Work Stories

I've been a freelancer, or a business owner/partner/director way more than I've ever been an employee.

Every role or gig I've ever had has been something I've created for myself.

Even when I've been hired to a regular full-time position, I've ended up shaping the role to myself somewhat more than the other way around – which is perhaps why those spells as a salaryman (to borrow the Japanese idea) have been short-lived, 24 months in about 23 years of working life.

Conventional CVs just don't really work for me, and I've never had much interest in keeping them up to date. If that's what is helpful to you, dear visitor please hop over to my LinkedIn profile which is a little more conventionally structured.

This site is also not intended to be a HIRE ME thing. Recruiter scraping algorithms won't find much to feed on here…

Studies, projects and early career phase

I studied BA/hons Photography at the University of Derby between 1998 and 2001. I loved working with large format camera and film formats, and did a series of cityscape and architecture photography that I animated and projected onto wall-sized screens in darkened rooms. (Architecture photographer is the career path not taken that I still sometimes wonder about!)

The single most significant thing I did at university was form a small collective with my friends on the photography course, that we called Katapult. We DJed, promoted nightclub events, created live projections and flyer designs and had a bit of a messy but fun time.

When we all graduated together in 2001, we took the opportunity to convert that slightly messy collective project into a proper design, media and branding agency. I worked there as Senior Designer and Art Director until December 2007. What started as five mates in 1998 is now, 25+ years later, a small but incredibly successful Themed Attraction Design agency of around 25 people.

Overland Travels

In February 2008 I left the UK to scratch my travel itch. By December that year, I'd made my way overland from western Europe to Morocco, then back through southern Europe to the Balkans and Istanbul, on through to Iran, Pakistan and India. I flew just the once from Mumbai to Hong Kong, then took trains again through China, Mongolia and into Russia, then home again on the Trans-Siberian (actually the Trans-Mongolian as I started in Beijing).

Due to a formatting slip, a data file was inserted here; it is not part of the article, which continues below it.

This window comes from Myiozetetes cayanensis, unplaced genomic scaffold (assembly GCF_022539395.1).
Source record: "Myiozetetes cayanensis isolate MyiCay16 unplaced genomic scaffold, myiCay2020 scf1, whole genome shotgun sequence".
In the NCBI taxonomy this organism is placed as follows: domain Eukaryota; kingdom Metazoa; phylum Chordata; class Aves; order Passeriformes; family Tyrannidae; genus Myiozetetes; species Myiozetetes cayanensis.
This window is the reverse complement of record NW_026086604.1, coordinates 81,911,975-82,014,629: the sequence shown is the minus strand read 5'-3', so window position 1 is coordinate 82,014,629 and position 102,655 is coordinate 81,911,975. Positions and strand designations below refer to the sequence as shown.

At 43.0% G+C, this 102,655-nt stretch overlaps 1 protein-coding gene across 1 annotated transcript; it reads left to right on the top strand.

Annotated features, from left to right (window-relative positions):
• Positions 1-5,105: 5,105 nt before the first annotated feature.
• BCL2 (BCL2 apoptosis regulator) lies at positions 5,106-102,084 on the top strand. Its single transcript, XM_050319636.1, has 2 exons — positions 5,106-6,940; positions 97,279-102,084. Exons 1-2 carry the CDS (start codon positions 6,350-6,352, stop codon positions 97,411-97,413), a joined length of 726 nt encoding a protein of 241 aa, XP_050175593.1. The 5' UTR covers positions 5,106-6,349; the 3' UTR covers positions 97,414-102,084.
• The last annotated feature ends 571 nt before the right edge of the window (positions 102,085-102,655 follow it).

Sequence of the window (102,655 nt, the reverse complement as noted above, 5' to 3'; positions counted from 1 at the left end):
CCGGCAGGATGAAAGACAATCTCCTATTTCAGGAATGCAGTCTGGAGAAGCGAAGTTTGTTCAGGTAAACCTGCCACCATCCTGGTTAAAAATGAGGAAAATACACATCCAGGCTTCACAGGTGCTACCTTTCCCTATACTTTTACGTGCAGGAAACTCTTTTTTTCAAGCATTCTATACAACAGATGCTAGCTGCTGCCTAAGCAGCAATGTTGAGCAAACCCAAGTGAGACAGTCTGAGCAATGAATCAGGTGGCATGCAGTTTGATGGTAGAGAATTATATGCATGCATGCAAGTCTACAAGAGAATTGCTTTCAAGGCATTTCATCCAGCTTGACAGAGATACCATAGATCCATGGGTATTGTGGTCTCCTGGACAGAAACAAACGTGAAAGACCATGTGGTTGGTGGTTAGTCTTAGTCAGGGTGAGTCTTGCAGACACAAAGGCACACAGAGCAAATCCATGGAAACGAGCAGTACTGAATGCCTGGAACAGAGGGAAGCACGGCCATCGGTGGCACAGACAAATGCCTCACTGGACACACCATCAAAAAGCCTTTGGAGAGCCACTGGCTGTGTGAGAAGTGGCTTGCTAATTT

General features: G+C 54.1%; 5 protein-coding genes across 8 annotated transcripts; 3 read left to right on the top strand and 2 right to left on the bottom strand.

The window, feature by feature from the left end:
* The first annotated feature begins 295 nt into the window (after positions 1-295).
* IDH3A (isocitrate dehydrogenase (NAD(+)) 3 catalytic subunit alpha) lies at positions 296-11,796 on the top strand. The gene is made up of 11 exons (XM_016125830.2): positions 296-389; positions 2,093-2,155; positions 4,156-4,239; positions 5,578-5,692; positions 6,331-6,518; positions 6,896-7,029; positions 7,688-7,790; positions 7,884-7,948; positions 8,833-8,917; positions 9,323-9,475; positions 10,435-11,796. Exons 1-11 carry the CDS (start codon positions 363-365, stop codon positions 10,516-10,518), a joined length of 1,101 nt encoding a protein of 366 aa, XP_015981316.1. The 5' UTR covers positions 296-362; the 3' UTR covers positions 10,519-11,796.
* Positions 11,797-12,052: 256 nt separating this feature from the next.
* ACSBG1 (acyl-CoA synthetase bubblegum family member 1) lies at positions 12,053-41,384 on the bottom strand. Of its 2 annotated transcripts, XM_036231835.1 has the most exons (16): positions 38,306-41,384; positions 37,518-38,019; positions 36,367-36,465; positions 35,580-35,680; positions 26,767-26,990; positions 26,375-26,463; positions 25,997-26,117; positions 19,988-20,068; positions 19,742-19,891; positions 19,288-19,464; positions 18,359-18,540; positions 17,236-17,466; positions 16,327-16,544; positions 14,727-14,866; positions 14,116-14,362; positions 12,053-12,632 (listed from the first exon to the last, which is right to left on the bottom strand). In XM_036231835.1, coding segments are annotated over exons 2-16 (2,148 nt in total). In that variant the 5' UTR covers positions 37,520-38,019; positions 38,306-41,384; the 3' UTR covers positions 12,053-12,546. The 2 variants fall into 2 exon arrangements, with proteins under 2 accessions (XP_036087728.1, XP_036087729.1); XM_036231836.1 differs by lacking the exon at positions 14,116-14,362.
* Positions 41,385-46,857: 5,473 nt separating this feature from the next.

I did a bit of work while I travelled. In Istanbul I worked for a friend's architecture firm creating a brand identity package. In Pakistan I did some pro bono identity design work for an Australian charity, and for the owner of a Canadian Humanitarian Aid agency I met by chance. Ultimately though, the digital nomad lifestyle wasn't really why I was travelling, and by the time I reached India I wanted to focus properly on travelling again.

Nottingham to Berlin / Graphic Designer to Email Developer

My move to Berlin in February 2009 was the catalyst for three enormously significant changes in my life. Becoming an expat was just the first and quickest, most obvious change.

After a forgettable year doing whatever came my way, in March 2010 I had the enormous luck to start working with Jan Middendorp – at the time a freelance editor and consultant for the font retailer MyFonts. He hired me to help him finish producing a book, and almost as an afterthought (at least that's how it seemed to me at the time) he asked if I could help him make MyFonts's two monthly email newsletters. And with that, I was on my way to becoming the specialist email developer and project leader I am now.

Becoming a parent happened almost in parallel with the shift in career path. My daughter was born in April 2010, and it's perhaps not surprising that I pursued the work that felt financially viable (MyFonts paid very well) even if I was what Germans call a Quereinsteiger and very much learning on the job. I never quite abandoned graphic design, or writing and photography, as a professional activity but I really zeroed in on email and email technologies as my specialist niche.

Parenting also brought with it a new attitude to organising life and work. Raising kids meant being present and available, both for them and my partner, and as we both wanted a working life and a life as a parent, we structured our weeks such that we both had better opportunities to balance our roles. That taught me to be way more rigorous and disciplined with my working time, and much more intentional and focussed. Even now, with the kids generally less needful of parents around all the time, and my partner and I separated, I try to maintain solid boundaries – at least as much as a fully remote freelancer working for clients in multiple time zones can!